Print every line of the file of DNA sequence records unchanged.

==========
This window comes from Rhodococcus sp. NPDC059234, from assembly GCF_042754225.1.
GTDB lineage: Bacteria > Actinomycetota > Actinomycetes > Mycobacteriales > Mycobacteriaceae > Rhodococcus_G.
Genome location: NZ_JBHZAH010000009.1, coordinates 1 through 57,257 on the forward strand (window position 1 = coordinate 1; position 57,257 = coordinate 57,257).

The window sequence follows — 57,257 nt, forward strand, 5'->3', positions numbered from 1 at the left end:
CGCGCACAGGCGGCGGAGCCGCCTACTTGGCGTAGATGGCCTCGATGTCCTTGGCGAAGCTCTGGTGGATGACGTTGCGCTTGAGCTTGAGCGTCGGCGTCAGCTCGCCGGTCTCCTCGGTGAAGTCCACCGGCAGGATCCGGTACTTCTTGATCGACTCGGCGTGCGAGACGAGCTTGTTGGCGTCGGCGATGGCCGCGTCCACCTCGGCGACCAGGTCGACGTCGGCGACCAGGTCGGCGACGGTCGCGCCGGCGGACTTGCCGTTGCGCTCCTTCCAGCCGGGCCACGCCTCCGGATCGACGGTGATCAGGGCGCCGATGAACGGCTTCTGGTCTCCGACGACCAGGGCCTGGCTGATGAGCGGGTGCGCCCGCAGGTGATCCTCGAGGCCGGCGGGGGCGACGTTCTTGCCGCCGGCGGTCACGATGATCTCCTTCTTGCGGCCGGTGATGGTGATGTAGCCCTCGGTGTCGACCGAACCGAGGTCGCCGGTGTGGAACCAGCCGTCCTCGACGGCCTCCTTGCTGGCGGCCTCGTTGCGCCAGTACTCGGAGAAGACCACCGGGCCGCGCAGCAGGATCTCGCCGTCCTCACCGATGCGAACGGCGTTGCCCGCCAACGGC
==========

This window comes from Rhodococcus sp. NPDC059234, from assembly GCF_042754225.1.
GTDB lineage: Bacteria > Actinomycetota > Actinomycetes > Mycobacteriales > Mycobacteriaceae > Rhodococcus_G.
Genome location: NZ_JBHZAH010000009.1, coordinates 1 through 57,257 on the forward strand (window position 1 = coordinate 1; position 57,257 = coordinate 57,257).

The window sequence follows — 57,257 nt, forward strand, 5'->3', positions numbered from 1 at the left end:
CGCGCACAGGCGGCGGAGCCGCCTACTTGGCGTAGATGGCCTCGATGTCCTTGGCGAAGCTCTGGTGGATGACGTTGCGCTTGAGCTTGAGCGTCGGCGTCAGCTCGCCGGTCTCCTCGGTGAAGTCCACCGGCAGGATCCGGTACTTCTTGATCGACTCGGCGTGCGAGACGAGCTTGTTGGCGTCGGCGATGGCCGCGTCCACCTCGGCGACCAGGTCGACGTCGGCGACCAGGTCGGCGACGGTCGCGCCGGCGGACTTGCCGTTGCGCTCCTTCCAGCCGGGCCACGCCTCCGGATCGACGGTGATCAGGGCGCCGATGAACGGCTTCTGGTCTCCGACGACCAGGGCCTGGCTGATGAGCGGGTGCGCCCGCAGGTGATCCTCGAGGCCGGCGGGGGCGACGTTCTTGCCGCCGGCGGTCACGATGATCTCCTTCTTGCGGCCGGTGATGGTGATGTAGCCCTCGGTGTCGACCGAACCGAGGTCGCCGGTGTGGAACCAGCCGTCCTCGACGGCCTCCTTGCTGGCGGCCTCGTTGCGCCAGTACTCGGAGAAGACCACCGGGCCGCGCAGCAGGATCTCGCCGTCCTCACCGATGCGAACGGCGTTGCCCGCCAACGGC